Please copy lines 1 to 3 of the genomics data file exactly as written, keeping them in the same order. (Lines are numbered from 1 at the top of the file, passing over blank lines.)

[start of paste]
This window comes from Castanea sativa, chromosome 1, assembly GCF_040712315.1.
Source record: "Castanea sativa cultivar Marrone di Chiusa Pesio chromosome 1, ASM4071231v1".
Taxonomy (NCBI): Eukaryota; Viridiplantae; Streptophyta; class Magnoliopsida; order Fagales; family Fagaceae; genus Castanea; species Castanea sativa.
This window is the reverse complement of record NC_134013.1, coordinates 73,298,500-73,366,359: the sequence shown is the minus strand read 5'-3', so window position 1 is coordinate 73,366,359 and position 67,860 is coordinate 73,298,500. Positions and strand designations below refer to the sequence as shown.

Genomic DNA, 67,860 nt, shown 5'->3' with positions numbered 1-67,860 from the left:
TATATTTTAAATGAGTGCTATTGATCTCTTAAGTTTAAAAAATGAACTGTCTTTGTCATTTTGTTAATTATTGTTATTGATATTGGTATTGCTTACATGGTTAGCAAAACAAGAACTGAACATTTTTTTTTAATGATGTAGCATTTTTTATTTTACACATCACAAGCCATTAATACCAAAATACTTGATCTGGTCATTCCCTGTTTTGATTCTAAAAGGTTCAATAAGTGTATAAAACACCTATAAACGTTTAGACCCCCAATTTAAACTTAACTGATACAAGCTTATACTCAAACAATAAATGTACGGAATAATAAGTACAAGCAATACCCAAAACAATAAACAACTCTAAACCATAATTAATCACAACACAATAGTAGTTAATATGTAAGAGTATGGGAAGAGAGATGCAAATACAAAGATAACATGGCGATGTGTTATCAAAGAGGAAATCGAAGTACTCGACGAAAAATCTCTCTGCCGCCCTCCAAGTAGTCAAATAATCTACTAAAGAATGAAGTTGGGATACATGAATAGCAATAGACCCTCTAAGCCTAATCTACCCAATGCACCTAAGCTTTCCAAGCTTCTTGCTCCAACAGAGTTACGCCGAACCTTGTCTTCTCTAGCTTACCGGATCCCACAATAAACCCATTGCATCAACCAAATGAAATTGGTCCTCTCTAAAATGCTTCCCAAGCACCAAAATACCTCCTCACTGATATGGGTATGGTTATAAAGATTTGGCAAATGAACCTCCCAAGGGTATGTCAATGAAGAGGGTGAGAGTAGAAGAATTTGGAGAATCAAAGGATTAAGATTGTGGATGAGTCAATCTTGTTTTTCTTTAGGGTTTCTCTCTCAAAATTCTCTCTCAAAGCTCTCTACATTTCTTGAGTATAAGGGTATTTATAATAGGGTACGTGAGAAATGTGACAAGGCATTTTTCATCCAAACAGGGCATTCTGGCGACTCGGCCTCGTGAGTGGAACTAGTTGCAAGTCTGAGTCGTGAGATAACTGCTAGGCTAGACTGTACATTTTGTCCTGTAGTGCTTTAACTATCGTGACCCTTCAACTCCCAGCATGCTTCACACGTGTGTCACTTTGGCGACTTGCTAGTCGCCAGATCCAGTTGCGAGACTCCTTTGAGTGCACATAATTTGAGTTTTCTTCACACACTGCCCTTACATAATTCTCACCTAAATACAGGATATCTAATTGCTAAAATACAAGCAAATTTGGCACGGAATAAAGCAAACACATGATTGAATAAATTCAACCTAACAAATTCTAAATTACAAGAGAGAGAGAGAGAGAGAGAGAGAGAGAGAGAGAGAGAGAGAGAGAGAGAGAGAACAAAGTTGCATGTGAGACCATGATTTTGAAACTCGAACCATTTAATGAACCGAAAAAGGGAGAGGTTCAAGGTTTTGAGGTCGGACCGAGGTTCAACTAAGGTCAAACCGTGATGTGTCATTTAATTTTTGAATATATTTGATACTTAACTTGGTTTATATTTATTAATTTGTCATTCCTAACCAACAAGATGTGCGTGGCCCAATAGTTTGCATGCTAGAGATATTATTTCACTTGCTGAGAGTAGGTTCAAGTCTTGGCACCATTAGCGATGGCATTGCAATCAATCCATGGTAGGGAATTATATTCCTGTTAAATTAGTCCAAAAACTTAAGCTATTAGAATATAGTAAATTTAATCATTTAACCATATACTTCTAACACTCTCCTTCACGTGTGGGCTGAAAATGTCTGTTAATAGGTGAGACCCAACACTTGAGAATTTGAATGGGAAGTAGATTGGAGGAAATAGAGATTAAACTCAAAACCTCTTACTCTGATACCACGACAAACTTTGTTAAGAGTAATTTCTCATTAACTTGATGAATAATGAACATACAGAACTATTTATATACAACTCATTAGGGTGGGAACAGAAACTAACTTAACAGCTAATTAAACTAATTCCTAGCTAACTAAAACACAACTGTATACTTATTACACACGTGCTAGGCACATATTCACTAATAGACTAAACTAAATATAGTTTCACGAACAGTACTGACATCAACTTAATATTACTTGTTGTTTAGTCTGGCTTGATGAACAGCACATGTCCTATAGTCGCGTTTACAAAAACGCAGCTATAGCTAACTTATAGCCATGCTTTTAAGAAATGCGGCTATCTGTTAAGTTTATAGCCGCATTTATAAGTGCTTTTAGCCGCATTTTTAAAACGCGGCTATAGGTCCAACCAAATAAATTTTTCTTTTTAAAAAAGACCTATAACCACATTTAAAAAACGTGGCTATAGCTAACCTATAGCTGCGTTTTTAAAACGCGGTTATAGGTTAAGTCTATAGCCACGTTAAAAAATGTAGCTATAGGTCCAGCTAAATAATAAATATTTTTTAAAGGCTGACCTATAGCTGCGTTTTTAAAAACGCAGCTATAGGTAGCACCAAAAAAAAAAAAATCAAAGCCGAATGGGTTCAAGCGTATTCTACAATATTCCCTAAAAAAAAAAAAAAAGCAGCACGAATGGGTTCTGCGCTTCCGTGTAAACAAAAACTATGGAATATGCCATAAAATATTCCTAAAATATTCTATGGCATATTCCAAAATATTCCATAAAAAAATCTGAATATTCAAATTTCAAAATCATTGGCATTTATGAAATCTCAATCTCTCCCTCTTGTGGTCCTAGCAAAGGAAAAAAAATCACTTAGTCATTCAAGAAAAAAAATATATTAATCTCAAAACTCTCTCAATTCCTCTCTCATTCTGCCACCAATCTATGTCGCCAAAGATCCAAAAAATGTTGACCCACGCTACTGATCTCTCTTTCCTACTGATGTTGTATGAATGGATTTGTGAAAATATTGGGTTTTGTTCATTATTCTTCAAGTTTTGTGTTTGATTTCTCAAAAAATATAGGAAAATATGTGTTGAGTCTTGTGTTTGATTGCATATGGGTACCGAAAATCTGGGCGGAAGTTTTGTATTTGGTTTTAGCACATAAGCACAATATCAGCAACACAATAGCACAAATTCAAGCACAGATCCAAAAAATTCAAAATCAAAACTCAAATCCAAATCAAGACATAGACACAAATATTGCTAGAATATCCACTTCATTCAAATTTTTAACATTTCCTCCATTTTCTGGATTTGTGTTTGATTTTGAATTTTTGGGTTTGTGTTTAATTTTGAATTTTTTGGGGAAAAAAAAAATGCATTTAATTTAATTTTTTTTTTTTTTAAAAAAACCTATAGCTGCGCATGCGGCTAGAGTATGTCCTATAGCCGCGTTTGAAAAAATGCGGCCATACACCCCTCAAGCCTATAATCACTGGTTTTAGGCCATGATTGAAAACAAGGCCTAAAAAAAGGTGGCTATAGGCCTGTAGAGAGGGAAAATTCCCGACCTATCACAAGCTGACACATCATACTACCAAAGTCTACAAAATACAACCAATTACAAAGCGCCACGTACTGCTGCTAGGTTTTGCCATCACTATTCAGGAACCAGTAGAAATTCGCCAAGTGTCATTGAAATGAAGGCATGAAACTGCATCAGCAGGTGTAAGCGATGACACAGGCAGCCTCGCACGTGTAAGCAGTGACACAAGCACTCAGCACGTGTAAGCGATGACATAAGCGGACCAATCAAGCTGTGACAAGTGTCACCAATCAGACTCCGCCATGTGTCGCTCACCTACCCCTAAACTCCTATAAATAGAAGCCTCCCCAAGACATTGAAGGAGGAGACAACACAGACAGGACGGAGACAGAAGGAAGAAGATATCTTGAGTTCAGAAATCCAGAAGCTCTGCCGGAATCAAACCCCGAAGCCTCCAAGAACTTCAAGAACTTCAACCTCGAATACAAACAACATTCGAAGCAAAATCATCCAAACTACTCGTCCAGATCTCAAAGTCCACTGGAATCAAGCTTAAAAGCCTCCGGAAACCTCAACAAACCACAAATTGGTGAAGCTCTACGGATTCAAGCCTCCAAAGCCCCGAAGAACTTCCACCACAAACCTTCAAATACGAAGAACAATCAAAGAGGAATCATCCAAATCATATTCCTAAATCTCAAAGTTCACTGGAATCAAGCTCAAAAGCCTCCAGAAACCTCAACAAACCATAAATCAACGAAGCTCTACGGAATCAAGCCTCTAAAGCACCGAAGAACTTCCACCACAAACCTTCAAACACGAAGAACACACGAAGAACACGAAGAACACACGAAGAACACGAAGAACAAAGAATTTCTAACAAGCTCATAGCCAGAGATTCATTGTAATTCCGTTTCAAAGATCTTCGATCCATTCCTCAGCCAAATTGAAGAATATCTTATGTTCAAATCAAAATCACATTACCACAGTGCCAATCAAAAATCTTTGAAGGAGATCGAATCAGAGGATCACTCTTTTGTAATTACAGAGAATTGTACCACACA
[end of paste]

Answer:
This window comes from Castanea sativa, chromosome 1, assembly GCF_040712315.1.
Source record: "Castanea sativa cultivar Marrone di Chiusa Pesio chromosome 1, ASM4071231v1".
Taxonomy (NCBI): Eukaryota; Viridiplantae; Streptophyta; class Magnoliopsida; order Fagales; family Fagaceae; genus Castanea; species Castanea sativa.